Cy Young Award 2012 Voting Results: Why Clayton Kershaw Got Screwed
Clayton Kershaw doesn't have the story R.A. Dickey does, and that's probably why he finished second in the NL Cy Young Award voting for 2012.
Whenever reporters or fans were asked if Dickey was the favorite for the award, the first response from most was, "He's such a great story."
It's true—he is a great story.
Six years ago, Dickey was told to try throwing a knuckleball to save his career. Knuckleballers are viewed as curiosities, as gimmicks—pitchers who use a gimmick pitch that baffles hitters and catchers but generally results in mediocre numbers. But Dickey mastered his knuckleball and dominated with it.
That kind of struggle isn't in Kershaw's biography.
He was a phenom from the start, drafted seventh overall in the 2006 amateur draft ahead of pitchers like Tim Lincecum and Max Scherzer. Two years later, he made the jump from Double-A Jacksonville to the major leagues. Three years later, he was named the best pitcher in the National League.
Perhaps Kershaw was a victim of that success this season. By winning the Cy Young Award last year, he was going to be compared to that performance. And if he fell short of that, the perception would be, "Well, he wasn't as good as he was last year."
In 2011, the left-hander had a 21-5 record and 2.23 ERA. He struck out 248 batters in 233.1 innings. Leading the NL in wins, ERA and strikeouts, he won the pitching Triple Crown. In addition, Kershaw also finished first with an 0.98 WHIP (walks and hits per innings pitched) and allowed only 6.7 hits per nine innings.
This season, Kershaw struggled with his slider early in the season. Not only was he striking out slightly fewer batters, but he became more hittable, especially in terms of allowing home runs. He served up 10 homers between May and June after allowing only 15 overall in 2011.
But it's not like Kershaw was getting killed out there. His ERA in the first half of the season was 2.91. He struck out 119 batters in 120.2 innings. However, a 6-5 record demonstrated that Kershaw wasn't getting much run support from his lineup.
Kershaw clamped down in the second half. His slider had bite to it again. As a result, his strikeout totals increased while he gave up fewer home runs and hits. In his final 15 starts of the season, Kershaw compiled a 2.10 ERA with a strikeout rate of 9.3 per nine innings.
His win-loss record improved to 8-4 after the All-Star break, despite the Dodgers lineup still not scoring many runs for him. Kershaw actually received some of the worst run support in MLB, according to ESPN.com.
With 3.94 runs per game, he ranked 66th out of the 88 pitchers who threw enough innings to qualify for consideration. Kershaw just held the opposition to fewer runs as the season progressed.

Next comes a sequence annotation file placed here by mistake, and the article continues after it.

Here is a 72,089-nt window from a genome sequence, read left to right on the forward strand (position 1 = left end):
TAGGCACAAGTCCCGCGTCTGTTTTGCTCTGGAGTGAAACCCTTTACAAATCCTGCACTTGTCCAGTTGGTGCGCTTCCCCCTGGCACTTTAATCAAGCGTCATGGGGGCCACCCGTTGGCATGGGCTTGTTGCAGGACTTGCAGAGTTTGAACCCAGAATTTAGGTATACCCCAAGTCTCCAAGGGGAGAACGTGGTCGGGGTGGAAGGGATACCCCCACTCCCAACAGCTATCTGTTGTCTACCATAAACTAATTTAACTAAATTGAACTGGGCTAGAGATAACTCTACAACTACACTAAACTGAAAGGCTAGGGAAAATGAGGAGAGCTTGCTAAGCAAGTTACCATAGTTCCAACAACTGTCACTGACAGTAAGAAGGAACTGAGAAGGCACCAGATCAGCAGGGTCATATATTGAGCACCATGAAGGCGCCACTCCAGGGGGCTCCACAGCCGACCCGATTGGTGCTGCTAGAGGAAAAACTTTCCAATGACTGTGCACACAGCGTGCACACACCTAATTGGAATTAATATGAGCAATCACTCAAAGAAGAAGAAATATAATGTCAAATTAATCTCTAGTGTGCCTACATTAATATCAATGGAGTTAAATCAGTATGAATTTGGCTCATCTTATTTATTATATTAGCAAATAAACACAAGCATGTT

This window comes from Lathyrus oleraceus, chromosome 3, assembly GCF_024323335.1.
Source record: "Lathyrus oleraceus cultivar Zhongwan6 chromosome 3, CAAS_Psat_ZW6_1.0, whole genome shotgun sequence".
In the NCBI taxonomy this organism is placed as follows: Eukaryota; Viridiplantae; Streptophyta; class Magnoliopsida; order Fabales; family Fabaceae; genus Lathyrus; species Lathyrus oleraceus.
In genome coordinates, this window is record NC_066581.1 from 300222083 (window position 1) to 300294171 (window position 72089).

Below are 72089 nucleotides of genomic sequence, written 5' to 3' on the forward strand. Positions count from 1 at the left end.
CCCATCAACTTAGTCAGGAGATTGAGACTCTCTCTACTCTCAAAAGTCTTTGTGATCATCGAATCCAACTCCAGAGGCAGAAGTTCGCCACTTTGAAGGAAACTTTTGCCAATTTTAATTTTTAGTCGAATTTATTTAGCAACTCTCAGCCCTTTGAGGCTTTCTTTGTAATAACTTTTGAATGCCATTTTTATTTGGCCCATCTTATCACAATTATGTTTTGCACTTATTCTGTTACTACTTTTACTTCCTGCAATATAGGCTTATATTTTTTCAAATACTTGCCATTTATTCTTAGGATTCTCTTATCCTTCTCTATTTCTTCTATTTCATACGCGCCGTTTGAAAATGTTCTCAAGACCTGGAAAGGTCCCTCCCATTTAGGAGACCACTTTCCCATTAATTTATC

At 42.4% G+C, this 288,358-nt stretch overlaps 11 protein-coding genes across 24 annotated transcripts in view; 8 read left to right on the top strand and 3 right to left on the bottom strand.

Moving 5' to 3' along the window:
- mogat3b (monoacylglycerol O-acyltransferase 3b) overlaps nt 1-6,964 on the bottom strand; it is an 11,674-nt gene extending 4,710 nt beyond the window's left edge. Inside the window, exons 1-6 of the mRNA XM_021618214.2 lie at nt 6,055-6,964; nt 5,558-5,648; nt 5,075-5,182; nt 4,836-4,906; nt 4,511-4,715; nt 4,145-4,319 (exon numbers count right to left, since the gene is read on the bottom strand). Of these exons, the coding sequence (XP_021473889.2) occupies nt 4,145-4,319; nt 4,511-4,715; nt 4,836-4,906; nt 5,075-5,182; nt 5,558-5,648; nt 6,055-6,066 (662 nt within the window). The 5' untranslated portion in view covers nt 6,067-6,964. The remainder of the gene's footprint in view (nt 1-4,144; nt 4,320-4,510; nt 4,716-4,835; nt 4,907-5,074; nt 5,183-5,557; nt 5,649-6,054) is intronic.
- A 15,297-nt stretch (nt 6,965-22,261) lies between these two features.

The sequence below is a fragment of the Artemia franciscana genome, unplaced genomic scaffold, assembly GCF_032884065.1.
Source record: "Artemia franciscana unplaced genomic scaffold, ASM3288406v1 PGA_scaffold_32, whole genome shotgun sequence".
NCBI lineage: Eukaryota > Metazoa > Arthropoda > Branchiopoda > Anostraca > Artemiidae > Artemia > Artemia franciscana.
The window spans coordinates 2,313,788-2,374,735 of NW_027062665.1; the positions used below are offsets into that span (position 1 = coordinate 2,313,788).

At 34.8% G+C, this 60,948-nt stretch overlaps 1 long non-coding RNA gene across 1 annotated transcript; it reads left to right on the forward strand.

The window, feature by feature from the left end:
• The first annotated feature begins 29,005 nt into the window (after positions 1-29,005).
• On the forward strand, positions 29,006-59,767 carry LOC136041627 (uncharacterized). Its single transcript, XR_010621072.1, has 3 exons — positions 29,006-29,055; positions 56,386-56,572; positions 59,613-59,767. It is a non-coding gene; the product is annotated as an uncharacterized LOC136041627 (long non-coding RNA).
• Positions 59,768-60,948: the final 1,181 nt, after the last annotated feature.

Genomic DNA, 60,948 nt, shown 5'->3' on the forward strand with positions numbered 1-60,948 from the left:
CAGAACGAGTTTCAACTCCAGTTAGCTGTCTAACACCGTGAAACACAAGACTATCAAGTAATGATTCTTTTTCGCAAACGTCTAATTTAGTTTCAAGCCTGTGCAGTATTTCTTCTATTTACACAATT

But when it comes to the competition for the 2012 NL Cy Young Award, how does Kershaw stack up against Dickey?
Kershaw led the NL with a 2.53 ERA, ahead of Dickey's 2.73 mark. His 1.02 WHIP was also tops in the league. Opponents batted .210 against him, which was the second-best average in the league behind the Washington Nationals' Gio Gonzalez.
Dickey had more strikeouts than Kershaw, but only by one. The difference in their strikeout totals was Adam Greenberg, whom the Miami Marlins allowed to return to the major leagues for the one at-bat he never received after getting hit in the head by a pitch in his only plate appearance back in 2005.
Greenberg faced Dickey in that one at-bat and struck out on three straight pitches. That gave the knuckleballer 230 strikeouts to Kershaw's 229 this season. However, Dickey did pitch six more innings (233.2) than Kershaw (227.2), and that's what really accounted for the difference in the NL strikeout lead.
Kershaw also was the better pitcher as rated by wins above replacement. He led Dickey in both the FanGraphs and Baseball-Reference versions of WAR. FanGraphs ranked Dickey sixth among NL pitchers, while B-R rated him third.
The one area in which Dickey has a clear lead over Kershaw is his win total. Wins have been devalued in recent seasons as closer attention is given to advanced metrics to determine a pitcher's overall value to fans, reporters and analysts.
But Dickey won 20 games for a New York Mets club that had 74 victories and finished fourth in the NL East. He accounted for 27 percent of his team's wins.
Compare that to Kershaw, who won 14 games for a Los Angeles Dodgers team that finished two games out of the NL Wild Card race. He got 14 of the Dodgers' 86 victories, accounting for 16 percent of the club's total.
Kershaw's last two wins of the season may have been his most important, however. He missed one start and had another pushed back while recovering from an impingement in his right hip. But with the Dodgers fighting for a playoff spot, Kershaw was outstanding in his final two starts of the season.
Facing the Colorado Rockies and San Francisco Giants, the left-hander allowed just one run and eight hits over 16 innings. Kershaw also struck out 18 batters while walking five. In any other season, that performance probably would have been enough to earn Kershaw the Cy Young Award.
This year, however, it wasn't enough in comparison to his 2011 achievements. Nor was it enough to overcome Dickey's story of personal triumph that rightfully captivated everyone.
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